16.11.2016 | Words by:
In anticipation of De School’s trance night, I met up with Joeri Woudstra, better known as Torus. You might know Torus from either his music released under the Rwina record label, his legendary performance at Lowlands last year or a more recent project: his Red Light Radio trance special Green Laser Radio
. In this radio show he did not only focus on the audio aspect of trance, but went beyond the music by also applying the visual part of trance’s aesthetic to the radio’s physical space. This could have to do with his creative background: Joeri recently graduated from the Royal Academy of Arts. The visual and spatial part of music is something that has always fascinated him, and is something that has become a common thread within his work as a DJ/producer and as a visual artist. He thus graduated with a project on the visual side of music in which he questioned the musical as well as the visual 'office rules' for artists and clubs.
"I wanted to propose a visual alternative for the formal club objects, which are usually designed to not contain any meaning, by shaping them to portray my sounds. At some point, it all looks the same to me. I have the opportunity to use the platform of where I was studying since I perform in the same space. By presenting a different performance within this space, I try to criticize these 'office rules' and try to break that pattern by putting my approach right next to the problem itself. By doing something different in the same context, the clubbers notice the alternative right away; the experience I am providing them with is different from the usual, thus they become aware of the perspective I strive to create for them."
His love for the unusual does not come as a surprise. Joeri loves playing and producing music for big echoing spaces with otherworldly sounds. In his last year of studying art, he set the goal for himself to play as many school parties as possible. At these parties, he tried to test how far he could push the limits by playing pop music such as trance but surprisingly, everyone was very enthusiastic and all of a sudden others were playing trance as well.
"It looked like some sort of trance revolution. In the art and music scene I reside in, people separate high culture from low culture all the time. I don’t like that way of thinking; I try to find beauty in anything - listen and look at everything as unbiased as possible. I find it particularly interesting in genres everyone seems to dislike, or see as 'uncool'. If I find a sick tune within that genre, it feels like I found some sort of hidden treasure. I always try to push these limits when I am playing by throwing in a bit of everything as well. Thus, I had been playing a bit of trance in my sets for a really long time already, but apparently in a time when others weren’t playing it or it was not that popular, trance became recognizable for me as a DJ. It's funny that this one specific genre became associated with my Torus DJ sets, because I tried so hard to break the pigeonholing of genres by playing all these different styles."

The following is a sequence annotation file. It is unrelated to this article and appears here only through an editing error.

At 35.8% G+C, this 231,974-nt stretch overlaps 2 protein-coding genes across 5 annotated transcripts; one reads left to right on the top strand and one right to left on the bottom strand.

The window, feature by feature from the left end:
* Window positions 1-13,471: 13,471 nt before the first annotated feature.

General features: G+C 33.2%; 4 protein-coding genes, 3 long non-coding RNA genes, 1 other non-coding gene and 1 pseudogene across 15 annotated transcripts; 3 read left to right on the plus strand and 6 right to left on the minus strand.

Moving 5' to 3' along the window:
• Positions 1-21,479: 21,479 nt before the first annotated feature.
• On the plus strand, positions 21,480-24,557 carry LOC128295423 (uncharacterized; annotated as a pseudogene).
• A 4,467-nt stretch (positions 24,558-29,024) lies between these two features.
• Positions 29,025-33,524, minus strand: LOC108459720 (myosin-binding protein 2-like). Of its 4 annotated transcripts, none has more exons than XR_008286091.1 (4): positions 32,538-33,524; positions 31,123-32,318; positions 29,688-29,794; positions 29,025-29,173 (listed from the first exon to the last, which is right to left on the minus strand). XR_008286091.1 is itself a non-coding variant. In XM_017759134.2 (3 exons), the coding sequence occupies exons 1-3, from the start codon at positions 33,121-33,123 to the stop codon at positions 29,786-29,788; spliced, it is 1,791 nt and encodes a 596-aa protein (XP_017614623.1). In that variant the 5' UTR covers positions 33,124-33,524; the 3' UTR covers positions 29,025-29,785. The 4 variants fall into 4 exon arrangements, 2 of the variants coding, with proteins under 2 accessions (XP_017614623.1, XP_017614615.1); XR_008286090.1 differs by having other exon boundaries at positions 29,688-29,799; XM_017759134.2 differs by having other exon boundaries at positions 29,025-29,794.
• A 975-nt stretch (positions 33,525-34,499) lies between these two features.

His dad, who is also coming to Torus’ De School debut, played a lot of trance when Joeri was a little kid, so they spend a lot of time listening to trance together. "The first CD I got was the single of On The Move by Barthezz
. Last year I mentioned it in a shortlist of songs I got asked to do by a Dutch radio station and when they published the list on Twitter, Barthezz started following me. In that moment, I felt like I had reached all my trance-goals." He laughs. "Emotional value or even a nostalgic feeling within the sound is what I always look for in music. On the other hand, I look at the references within tracks, especially references to pop culture and certain trends of that time. Trance has this nostalgic sound but I love the visual aspect of trance too. It has this look of velocity to it, the feeling that it is fast and futuristic: the sporty sunglasses, the bright colors combined with white or silver, the metallic shades, the sharp shapes and edges, the references to technology. The excitement of that time around new technologies such as 3D-effects is clearly expressed in trance aesthetics. I think that what makes trance so extremely contemporary, is that it seems almost futuristic, even alien-like. Maybe because it was the first musical movement of the new millennium it caused people in the trance scene to feel like they were the first ones to live in the future, and were the first ones to influence and shape the 'new'."
Even though the revival is actually still quite new, trance music has been subjected to nostalgia by Torus' generation for a while. "I always try to play something that is recognizable for the crowd or the place I am playing at. My generation is too young to feel real nostalgia: trance is just something we do recognize from hearing it as kids or teens."
However, trance has never left for Joeri, therefore personally he does not fully regard it as a comeback. "I just hope trance does not get appropriated and exploited in a wrong way. Then it becomes some sort of joke or hype. When trance music gets to that feared point, I will probably stop playing it. I don’t want people to think I’m just playing trance sarcastically or to make fun of it."